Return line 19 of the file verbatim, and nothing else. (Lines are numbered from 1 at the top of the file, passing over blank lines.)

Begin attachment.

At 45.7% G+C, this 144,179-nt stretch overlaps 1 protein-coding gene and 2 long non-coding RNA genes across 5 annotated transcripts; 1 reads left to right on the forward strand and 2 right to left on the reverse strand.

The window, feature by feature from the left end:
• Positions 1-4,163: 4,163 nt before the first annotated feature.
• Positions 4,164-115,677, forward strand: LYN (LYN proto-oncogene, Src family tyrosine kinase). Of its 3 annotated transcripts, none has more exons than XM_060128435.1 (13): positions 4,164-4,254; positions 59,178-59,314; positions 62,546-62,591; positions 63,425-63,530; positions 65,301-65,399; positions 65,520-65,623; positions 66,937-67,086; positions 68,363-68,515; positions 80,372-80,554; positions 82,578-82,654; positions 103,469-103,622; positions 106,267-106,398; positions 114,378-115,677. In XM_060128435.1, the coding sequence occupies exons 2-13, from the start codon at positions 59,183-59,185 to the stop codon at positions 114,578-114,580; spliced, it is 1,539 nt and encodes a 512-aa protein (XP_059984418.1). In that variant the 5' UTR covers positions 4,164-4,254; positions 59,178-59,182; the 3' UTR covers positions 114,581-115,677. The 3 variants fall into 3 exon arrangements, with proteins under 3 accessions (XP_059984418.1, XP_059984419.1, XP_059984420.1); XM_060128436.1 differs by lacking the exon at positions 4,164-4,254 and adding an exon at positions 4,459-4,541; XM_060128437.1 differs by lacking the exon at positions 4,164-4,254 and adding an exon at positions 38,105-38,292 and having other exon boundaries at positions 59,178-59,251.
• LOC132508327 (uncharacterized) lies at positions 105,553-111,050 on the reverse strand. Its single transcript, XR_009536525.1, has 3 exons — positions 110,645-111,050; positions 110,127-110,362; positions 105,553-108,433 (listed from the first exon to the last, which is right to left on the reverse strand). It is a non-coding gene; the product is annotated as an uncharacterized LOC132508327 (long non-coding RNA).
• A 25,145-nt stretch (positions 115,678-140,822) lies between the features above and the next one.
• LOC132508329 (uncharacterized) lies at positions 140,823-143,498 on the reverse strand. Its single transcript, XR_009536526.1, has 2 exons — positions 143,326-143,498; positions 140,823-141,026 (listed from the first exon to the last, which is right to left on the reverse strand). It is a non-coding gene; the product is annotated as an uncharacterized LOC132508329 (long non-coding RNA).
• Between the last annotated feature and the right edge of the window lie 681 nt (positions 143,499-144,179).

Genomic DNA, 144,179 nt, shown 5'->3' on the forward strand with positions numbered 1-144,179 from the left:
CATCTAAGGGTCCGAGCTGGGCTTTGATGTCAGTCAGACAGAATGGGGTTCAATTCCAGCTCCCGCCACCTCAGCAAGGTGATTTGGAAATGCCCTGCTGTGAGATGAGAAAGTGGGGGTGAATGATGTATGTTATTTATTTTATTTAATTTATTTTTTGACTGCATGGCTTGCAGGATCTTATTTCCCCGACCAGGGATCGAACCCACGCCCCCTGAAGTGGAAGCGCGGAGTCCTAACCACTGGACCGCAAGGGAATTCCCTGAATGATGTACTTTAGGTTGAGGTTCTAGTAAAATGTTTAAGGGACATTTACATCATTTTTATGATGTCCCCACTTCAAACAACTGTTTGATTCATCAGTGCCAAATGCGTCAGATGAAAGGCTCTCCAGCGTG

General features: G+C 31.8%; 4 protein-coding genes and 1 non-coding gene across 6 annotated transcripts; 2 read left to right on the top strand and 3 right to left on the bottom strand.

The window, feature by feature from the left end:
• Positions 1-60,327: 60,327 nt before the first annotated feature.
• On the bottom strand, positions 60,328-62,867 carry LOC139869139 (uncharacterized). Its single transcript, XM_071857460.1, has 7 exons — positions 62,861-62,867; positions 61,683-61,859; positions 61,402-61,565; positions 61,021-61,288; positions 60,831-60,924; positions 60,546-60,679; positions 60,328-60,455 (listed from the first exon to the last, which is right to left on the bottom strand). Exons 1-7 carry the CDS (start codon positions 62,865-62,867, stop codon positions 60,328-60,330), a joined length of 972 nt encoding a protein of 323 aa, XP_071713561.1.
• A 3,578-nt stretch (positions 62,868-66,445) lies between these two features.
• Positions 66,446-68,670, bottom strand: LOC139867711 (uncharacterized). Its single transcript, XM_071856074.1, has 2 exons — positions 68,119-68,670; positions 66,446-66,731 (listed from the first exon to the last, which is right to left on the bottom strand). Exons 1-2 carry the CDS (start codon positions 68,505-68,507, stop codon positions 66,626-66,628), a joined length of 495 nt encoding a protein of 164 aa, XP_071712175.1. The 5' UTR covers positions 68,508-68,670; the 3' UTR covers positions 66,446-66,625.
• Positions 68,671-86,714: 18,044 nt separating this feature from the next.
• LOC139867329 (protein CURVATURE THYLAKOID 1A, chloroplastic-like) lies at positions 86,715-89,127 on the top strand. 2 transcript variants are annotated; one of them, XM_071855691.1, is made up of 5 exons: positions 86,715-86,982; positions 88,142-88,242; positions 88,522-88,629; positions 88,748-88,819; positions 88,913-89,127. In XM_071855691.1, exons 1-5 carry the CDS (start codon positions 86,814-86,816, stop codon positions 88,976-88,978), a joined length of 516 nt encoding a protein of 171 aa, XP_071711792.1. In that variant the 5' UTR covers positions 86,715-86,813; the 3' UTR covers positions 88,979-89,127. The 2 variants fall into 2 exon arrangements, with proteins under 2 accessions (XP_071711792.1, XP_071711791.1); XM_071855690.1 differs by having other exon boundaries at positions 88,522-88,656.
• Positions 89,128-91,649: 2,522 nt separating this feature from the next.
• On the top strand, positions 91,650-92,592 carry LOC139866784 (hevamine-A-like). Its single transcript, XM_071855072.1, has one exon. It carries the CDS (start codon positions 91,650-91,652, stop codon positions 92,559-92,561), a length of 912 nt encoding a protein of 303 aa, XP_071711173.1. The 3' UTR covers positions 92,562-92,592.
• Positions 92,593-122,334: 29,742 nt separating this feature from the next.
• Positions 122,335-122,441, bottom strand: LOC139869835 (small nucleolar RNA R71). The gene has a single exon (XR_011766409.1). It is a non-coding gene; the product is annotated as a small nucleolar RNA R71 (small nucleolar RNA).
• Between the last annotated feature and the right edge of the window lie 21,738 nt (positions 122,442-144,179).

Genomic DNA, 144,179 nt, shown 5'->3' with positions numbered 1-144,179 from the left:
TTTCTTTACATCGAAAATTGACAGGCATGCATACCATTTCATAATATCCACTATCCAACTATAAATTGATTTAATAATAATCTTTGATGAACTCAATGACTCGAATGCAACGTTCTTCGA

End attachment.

• Positions 89,128-91,649: 2,522 nt separating this feature from the next.